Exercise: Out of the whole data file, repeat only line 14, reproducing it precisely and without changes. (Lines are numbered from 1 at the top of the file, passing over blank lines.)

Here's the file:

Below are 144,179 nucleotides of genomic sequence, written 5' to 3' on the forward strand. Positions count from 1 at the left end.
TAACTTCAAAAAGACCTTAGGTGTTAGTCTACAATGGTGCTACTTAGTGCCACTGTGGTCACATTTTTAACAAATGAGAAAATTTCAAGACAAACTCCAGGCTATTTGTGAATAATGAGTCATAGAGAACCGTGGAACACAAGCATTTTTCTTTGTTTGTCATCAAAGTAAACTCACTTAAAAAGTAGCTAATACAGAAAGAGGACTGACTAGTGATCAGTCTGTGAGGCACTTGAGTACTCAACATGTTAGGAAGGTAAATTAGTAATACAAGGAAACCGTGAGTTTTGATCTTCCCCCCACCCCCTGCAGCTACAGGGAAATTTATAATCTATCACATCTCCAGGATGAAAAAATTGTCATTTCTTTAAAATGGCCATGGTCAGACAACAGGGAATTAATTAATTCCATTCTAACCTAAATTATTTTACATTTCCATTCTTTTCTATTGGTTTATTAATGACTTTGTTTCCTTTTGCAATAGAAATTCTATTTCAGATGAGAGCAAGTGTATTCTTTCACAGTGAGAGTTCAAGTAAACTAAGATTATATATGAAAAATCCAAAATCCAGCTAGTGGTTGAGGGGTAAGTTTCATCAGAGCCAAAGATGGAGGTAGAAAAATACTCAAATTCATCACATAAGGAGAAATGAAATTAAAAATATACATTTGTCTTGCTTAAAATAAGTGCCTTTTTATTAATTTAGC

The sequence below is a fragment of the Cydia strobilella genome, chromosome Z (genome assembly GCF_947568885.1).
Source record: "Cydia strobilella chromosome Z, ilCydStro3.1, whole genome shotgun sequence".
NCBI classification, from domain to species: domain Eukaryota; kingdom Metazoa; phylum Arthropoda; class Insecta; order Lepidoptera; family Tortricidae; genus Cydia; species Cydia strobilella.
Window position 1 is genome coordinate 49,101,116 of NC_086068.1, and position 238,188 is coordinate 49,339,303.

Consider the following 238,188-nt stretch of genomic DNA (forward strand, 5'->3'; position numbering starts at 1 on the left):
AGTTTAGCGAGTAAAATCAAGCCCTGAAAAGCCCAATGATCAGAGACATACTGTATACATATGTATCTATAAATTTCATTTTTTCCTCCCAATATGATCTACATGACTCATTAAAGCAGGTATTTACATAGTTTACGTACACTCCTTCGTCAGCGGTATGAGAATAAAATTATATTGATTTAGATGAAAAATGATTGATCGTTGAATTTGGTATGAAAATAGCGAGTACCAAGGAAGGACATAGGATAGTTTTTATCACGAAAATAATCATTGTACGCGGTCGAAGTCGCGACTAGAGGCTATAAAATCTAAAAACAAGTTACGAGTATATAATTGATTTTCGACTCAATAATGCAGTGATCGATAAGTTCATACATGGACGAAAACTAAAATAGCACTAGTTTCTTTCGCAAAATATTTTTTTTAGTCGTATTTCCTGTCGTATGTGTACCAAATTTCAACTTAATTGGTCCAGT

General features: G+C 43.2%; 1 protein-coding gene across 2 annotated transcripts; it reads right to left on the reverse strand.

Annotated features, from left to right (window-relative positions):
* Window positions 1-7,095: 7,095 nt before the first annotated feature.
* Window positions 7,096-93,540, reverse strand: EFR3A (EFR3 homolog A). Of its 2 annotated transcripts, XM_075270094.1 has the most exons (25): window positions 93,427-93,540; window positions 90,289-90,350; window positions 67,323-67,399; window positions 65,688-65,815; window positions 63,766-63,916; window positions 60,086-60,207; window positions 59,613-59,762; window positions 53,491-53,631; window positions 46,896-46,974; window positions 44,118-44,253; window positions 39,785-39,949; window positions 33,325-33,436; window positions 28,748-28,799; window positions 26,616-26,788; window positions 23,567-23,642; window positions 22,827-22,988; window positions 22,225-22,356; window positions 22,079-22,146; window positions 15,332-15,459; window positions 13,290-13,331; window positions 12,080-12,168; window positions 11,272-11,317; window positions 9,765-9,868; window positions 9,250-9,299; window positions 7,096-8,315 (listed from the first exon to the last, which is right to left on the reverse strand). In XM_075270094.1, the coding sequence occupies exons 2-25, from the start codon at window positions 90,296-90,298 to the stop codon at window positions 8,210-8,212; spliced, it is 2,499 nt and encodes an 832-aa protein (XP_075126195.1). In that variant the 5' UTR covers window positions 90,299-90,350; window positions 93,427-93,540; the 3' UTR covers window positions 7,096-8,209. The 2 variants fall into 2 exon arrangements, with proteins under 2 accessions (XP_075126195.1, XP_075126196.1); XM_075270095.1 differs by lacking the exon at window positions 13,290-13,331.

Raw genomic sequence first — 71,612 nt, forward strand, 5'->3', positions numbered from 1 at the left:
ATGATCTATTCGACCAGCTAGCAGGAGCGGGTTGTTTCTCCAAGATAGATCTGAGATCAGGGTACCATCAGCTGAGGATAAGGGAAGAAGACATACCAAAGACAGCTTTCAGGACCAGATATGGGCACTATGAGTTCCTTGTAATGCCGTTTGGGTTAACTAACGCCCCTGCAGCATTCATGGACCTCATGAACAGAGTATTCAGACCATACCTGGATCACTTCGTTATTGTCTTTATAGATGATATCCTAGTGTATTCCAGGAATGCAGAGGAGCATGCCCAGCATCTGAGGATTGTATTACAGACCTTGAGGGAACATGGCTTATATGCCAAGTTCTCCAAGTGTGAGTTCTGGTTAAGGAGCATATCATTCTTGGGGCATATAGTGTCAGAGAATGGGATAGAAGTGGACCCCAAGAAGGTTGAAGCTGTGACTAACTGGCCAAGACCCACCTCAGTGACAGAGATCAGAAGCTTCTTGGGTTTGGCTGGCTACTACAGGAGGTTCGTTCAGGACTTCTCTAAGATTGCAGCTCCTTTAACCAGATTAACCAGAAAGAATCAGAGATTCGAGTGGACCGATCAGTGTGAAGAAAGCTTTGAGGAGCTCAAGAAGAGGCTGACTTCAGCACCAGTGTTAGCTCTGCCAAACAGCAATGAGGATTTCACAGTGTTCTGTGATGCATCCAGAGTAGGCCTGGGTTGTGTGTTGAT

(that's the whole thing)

ATGATCTATTCGACCAGCTAGCAGGAGCGGGTTGTTTCTCCAAGATAGATCTGAGATCAGGGTACCATCAGCTGAGGATAAGGGAAGAAGACATACCAAAGACAGCTTTCAGGACCAGATATGGGCACTATGAGTTCCTTGTAATGCCGTTTGGGTTAACTAACGCCCCTGCAGCATTCATGGACCTCATGAACAGAGTATTCAGACCATACCTGGATCACTTCGTTATTGTCTTTATAGATGATATCCTAGTGTATTCCAGGAATGCAGAGGAGCATGCCCAGCATCTGAGGATTGTATTACAGACCTTGAGGGAACATGGCTTATATGCCAAGTTCTCCAAGTGTGAGTTCTGGTTAAGGAGCATATCATTCTTGGGGCATATAGTGTCAGAGAATGGGATAGAAGTGGACCCCAAGAAGGTTGAAGCTGTGACTAACTGGCCAAGACCCACCTCAGTGACAGAGATCAGAAGCTTCTTGGGTTTGGCTGGCTACTACAGGAGGTTCGTTCAGGACTTCTCTAAGATTGCAGCTCCTTTAACCAGATTAACCAGAAAGAATCAGAGATTCGAGTGGACCGATCAGTGTGAAGAAAGCTTTGAGGAGCTCAAGAAGAGGCTGACTTCAGCACCAGTGTTAGCTCTGCCAAACAGCAATGAGGATTTCACAGTGTTCTGTGATGCATCCAGAGTAGGCCTGGGTTGTGTGTTGAT